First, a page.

How To Stop Police Officers From Getting New Police Jobs After Misconduct
SARAH MCCAMMON, HOST:
Wandering cops - that's the phrase sometimes used to describe problem police officers who are let go by one department only to get another policing job somewhere else. For decades, reformers have been trying to stop that cycle. And as NPR's Martin Kaste reports, the effort has been reenergized by the George Floyd protests.
MARTIN KASTE, BYLINE: The most notorious case of this is still the Cleveland officer who shot a 12-year-old boy playing with a pellet gun, Tamir Rice. Here's CNN back in 2014.
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UNIDENTIFIED REPORTER: At his previous job at the Independence Police Department, Officer Lowman's personnel records show he was in the process of being fired.
KASTE: And there have been other news stories about cops like this, so John Rappaport thought it was time for a closer look at the phenomenon of wandering officers.
JOHN RAPPAPORT: Is this just a collection of anecdotes, or is there really something systemic going on here?
KASTE: Rappaport is an assistant professor at the University of Chicago Law School. He and a colleague crunched the employment records of 98,000 law enforcement officers in Florida.
RAPPAPORT: And we find, when we compare wandering officers to either rookie officers or other officers who have moved agencies but never been fired - found that they do behave worse and that they're about 50% more likely to incur subsequent termination or moral character violation complaints.
KASTE: So what's the solution? Roger Goldman has a suggestion.
ROGER GOLDMAN: For the last 40 years, really my focuses, both professionally and advocacy, have been in this area of decertifying law enforcement officers.
KASTE: Decertification - basically, stripping a cop of the license to be a cop - it used to be that most states didn't have a decertification process, but that was before Goldman got involved. He was inspired to act in the early 1980s after hearing about the case of a St. Louis-area officer who'd killed a man he said was trying to steal his car. The officer, it turned out, had previously been fired for misconduct by another department.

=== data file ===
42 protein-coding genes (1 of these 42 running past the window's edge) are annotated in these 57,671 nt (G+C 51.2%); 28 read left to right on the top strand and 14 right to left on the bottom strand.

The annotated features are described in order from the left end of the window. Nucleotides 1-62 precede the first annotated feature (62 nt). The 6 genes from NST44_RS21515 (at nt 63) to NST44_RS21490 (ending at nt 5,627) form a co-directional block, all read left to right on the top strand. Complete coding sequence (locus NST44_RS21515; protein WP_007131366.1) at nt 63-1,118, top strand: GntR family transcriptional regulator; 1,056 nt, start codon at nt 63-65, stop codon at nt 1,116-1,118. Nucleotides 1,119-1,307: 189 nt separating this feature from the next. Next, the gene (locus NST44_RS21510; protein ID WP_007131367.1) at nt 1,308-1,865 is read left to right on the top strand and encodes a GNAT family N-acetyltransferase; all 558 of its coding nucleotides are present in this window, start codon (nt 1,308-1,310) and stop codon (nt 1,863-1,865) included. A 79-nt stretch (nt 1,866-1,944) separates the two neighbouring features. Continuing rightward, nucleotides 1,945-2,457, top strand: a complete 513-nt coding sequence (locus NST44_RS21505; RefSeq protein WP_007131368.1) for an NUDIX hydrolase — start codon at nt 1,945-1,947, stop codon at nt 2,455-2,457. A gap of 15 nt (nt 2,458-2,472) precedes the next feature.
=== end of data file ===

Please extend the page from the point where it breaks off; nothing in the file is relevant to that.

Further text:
GOLDMAN: And I said, this can't be. And out of that, I was able, working with the local ACLU, to get a law passed in Missouri that, for the first time, had decertification.
KASTE: The idea spread, and today 45 states have some version of decertification. But the system is not airtight. The University of Virginia's Rachel Harmon studies the legal regulation of policing.
RACHEL HARMON: No state can so easily create a federal decertification database that prevents officers who have a history of misconduct from wandering from one state to another state. That's something where you do need national coordination.
KASTE: There is a privately run interstate database, the National Decertification Index, but participation is voluntary. The man who runs it, Michael Becar, says most police departments never even check it when they hire new officers.
MICHAEL BECAR: One of the issues is that they just don't know about it. You know, we're running this thing on a shoestring budget since the federal government doesn't provide any money.
KASTE: So now there's a growing consensus in Washington that the feds should get involved. The police reform bill recently passed by House Democrats would make police departments show that their officers are duly certified and make reports to a national police misconduct registry.
JIM PASCO: You know, the old saying in law enforcement is nobody hates a bad cop more than a good cop.
KASTE: Jim Pasco is executive director of the National Fraternal Order of Police. He says police understand that there's a crisis of confidence right now and his organization wants to lean forward to find ways to rebuild trust.
PASCO: Bottom line here is we do not oppose decertification where it's warranted. What we would oppose is decertification without due process.
KASTE: The devil is always in the details. For instance, should police chiefs be forced to decertify cops who quit before they're fired? Should officers be decertified if they've been disciplined but acquitted by a court? Rachel Harmon says we have to keep in mind just how much variation there is between the states when it comes to decertification.
HARMON: We cannot solve this problem simply by national legislation. We do need states actively involved in this process.
KASTE: And in fact, Roger Goldman, the man who's been campaigning for this for 40 years, says in the last few weeks, he's had a new wave of calls from around the country from people asking his advice on how to tighten their state's decertification systems.
Martin Kaste, NPR News.
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